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Vauxhall Monaro & VXR: Buying guide and review (2004-2006)

Vauxhall Monaro & VXR: Buying guide and review (2004-2006) Classic and Performance Car
Way back in 2004 when the Vauxhall Monaro first arrived in the UK, its mix of big capacity V8, manual gearbox and rear-wheel drive were decidedly old-school. Today, this formula is almost completely extinct.

The latest generation of all-wheel drive turbocharged sports cars may be the surgeon’s scalpel to the Monaro’s hammer, but it’s the Monaro’s muscle car character that makes it so appealing. Relatively low sales figures and a devoted following have kept values stronger than most rivals, but they still represent one of the most affordable ways into a big V8 sportscar.
 

Which Monaro to buy?

 
The first Vauxhall Monaro arrived in 2004 offering 329bhp from its 5.7-litre Chevy V8. Effectively a rebadged Holden it was big brash and quite unlike anything else in its segment. Performance was strong with 60mph arriving in around 6 seconds, power outputs rose steadily to 377bhp for the VXR and then to 400bhp from 2005-on for the 6.0-litre versions. 

A final limited edition supercharged VXR500 was made available in the last few months of production. This 500bhp beast was capable of a 4.8 second 0-60mph time and a top speed well in excess of 180mph. All cars came fitted with a limited-slip differential as standard.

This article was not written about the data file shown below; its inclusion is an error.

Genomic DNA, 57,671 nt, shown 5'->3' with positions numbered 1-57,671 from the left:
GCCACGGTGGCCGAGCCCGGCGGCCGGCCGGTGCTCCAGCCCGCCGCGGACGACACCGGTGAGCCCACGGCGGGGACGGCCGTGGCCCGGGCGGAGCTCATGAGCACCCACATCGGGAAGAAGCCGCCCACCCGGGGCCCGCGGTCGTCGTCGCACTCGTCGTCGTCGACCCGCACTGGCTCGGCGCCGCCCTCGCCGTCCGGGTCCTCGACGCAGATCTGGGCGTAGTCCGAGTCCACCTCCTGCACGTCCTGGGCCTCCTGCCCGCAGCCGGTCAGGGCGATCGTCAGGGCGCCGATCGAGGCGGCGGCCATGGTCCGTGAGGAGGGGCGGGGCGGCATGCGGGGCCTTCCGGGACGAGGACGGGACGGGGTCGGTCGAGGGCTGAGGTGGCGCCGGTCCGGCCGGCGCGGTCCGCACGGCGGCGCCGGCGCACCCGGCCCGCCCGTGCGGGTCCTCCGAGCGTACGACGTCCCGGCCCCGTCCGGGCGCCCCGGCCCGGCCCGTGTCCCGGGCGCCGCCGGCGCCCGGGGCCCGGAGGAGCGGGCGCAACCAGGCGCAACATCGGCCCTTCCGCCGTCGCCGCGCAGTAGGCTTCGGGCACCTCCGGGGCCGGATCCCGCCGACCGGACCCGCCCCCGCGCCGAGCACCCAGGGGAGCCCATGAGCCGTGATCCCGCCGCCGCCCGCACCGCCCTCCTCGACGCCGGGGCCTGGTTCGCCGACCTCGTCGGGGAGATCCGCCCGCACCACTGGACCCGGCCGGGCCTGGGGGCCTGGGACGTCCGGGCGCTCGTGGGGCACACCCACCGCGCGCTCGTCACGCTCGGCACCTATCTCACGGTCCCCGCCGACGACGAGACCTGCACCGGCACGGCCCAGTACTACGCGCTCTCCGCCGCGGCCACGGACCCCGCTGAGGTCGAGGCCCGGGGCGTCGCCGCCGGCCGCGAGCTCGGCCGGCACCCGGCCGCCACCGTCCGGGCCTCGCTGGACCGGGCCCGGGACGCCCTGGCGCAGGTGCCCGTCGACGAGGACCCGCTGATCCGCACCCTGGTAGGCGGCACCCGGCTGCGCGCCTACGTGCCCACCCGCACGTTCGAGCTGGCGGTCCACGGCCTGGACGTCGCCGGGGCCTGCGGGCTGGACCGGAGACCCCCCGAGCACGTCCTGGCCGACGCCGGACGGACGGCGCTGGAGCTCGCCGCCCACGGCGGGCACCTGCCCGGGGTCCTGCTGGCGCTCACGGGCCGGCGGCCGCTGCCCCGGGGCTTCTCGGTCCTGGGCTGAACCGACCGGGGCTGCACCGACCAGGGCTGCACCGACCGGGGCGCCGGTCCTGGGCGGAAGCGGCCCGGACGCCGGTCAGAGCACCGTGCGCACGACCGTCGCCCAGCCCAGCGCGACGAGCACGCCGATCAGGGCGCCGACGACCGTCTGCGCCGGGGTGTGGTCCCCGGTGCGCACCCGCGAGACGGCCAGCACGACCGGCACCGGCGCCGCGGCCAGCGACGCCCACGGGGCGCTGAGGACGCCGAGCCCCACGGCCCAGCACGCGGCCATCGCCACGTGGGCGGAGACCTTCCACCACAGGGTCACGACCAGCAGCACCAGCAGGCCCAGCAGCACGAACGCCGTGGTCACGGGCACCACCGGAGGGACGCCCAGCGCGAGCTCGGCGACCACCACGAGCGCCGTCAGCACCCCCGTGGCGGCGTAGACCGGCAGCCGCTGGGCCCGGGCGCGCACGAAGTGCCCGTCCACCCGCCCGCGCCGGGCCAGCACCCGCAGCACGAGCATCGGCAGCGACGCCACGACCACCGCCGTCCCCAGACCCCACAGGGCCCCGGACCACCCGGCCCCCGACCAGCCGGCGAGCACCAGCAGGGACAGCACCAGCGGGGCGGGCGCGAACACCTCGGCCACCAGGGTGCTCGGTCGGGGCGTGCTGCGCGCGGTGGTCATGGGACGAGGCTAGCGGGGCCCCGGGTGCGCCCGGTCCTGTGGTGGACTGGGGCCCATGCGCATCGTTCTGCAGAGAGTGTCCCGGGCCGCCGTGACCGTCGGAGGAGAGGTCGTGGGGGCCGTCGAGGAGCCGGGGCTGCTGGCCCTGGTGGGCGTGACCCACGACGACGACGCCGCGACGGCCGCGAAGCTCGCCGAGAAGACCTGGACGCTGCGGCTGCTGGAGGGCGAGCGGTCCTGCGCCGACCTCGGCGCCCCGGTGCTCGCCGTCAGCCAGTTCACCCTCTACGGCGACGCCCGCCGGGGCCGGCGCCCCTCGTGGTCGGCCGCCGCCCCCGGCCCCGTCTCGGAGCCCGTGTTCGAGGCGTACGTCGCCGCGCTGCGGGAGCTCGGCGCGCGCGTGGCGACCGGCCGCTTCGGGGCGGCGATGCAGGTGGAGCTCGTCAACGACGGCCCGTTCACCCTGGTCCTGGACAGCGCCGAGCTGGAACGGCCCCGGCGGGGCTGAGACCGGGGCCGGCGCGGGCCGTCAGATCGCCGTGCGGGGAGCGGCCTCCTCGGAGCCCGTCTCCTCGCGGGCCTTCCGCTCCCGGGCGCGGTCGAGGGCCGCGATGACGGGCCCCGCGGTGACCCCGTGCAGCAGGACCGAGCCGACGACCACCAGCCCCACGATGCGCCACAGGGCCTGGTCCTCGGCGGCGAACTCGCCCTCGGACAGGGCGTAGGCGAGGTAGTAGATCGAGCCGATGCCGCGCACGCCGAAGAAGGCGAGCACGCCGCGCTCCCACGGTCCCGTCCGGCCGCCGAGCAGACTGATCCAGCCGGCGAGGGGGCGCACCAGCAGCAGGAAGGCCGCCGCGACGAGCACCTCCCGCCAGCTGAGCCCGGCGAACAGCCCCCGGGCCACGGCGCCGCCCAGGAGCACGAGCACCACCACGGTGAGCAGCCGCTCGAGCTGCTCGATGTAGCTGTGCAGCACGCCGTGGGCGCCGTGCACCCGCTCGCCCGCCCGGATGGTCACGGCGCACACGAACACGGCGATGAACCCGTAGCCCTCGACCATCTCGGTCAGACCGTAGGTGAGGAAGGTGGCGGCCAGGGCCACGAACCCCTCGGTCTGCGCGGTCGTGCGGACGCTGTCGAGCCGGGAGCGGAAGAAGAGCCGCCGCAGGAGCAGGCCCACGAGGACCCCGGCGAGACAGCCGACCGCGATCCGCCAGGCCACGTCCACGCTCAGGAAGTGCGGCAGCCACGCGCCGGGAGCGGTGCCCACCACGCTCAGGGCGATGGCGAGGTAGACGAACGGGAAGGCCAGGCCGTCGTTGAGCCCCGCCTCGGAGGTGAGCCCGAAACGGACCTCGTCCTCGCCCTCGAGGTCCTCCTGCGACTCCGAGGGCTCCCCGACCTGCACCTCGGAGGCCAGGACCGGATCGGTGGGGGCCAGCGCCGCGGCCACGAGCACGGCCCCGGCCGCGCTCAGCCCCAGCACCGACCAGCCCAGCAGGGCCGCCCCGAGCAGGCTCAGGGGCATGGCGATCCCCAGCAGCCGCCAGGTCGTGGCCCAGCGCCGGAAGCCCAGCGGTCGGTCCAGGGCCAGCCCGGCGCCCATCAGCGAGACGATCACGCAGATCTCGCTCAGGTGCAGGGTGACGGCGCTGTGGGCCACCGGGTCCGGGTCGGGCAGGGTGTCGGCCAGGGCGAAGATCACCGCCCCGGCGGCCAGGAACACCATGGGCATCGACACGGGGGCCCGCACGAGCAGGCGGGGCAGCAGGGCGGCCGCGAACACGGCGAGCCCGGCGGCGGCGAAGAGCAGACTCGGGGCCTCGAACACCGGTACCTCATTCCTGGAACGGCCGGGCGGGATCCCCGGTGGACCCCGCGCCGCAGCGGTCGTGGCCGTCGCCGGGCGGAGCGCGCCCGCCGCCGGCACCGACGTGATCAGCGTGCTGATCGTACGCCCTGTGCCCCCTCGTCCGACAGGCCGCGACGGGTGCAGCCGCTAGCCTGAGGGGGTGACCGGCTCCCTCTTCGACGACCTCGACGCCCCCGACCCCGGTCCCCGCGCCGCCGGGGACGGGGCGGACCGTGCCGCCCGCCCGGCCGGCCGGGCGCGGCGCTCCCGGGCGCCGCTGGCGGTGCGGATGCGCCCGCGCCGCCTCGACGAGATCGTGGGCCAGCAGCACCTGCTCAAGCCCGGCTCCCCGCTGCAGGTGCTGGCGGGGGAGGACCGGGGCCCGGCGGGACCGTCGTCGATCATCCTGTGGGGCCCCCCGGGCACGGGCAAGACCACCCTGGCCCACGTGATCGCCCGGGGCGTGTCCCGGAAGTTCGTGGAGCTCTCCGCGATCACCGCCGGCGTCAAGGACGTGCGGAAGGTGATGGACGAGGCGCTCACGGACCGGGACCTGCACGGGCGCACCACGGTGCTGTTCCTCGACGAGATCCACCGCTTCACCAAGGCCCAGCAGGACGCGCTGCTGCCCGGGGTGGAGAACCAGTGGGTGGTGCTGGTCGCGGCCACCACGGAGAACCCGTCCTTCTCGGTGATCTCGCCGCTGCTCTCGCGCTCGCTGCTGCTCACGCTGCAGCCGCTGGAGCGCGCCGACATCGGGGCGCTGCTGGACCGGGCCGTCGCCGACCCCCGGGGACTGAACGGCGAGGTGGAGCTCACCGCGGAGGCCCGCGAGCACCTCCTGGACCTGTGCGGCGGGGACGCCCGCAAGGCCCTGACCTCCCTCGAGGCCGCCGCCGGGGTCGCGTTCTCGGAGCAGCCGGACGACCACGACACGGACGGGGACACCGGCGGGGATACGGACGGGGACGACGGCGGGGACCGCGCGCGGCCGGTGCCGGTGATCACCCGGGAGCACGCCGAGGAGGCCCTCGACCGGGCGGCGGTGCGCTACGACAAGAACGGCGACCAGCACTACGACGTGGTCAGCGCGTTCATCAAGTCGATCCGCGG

Thanks to the low-stressed nature of the small-block Chevy motor and its decades of development, there are a whole host of performance options for those who want to push up the power outputs of the ‘lesser’ models too. Superchargers, louder exhausts, intake kits and uprated brakes are all easy to source and many cars have had some form of modification carried out.

The generous dimensions of the Monaro allow four adults to travel in comfort, with a ride quality that is actually quite bearable. The early 2004 cars had softer suspension setups which made them more wallowy, but a bit more compliant over rough surfaces. 

Available solely in two-door coupe guise, there were no major changes carried out during the production run. The only noticeable difference was that the fuel tank was relocated during the 2005 model year and subsequent cars had less boot space as a result. The interior is decently built if a bit low-rent compared to German rivals, with hard-wearing switchgear.

With only 800 Monaros finding homes in the two short years of UK-bound production, it might take a while to find the exact model you want. Happily, they are all great fun, although as prices are similar across the board we would try to find one of the uprated 5.7-litre or 6.0-litre models. 
 

Performance and specs


2004 5.7-litre Monaro CV8
Engine  5665cc, 16 valve OHV V8
Power 329bhp @ 5600rpm
Torque 343lb ft @ 4000rpm
Transmission Six-speed manual
0-60mph 5.3 seconds
Top speed 160mph 
Insurance group   44
Fuel consumption  24.0mpg
 

Dimensions and weight


Wheelbase            2788mm
Length 4789mm
Width 1841mm
Height 1397mm
Weight 1658kg
 

Common problems

 
• Fuel consumption is heavy in most driving conditions but the extra-long gearing does aid matters on long motorway cruises.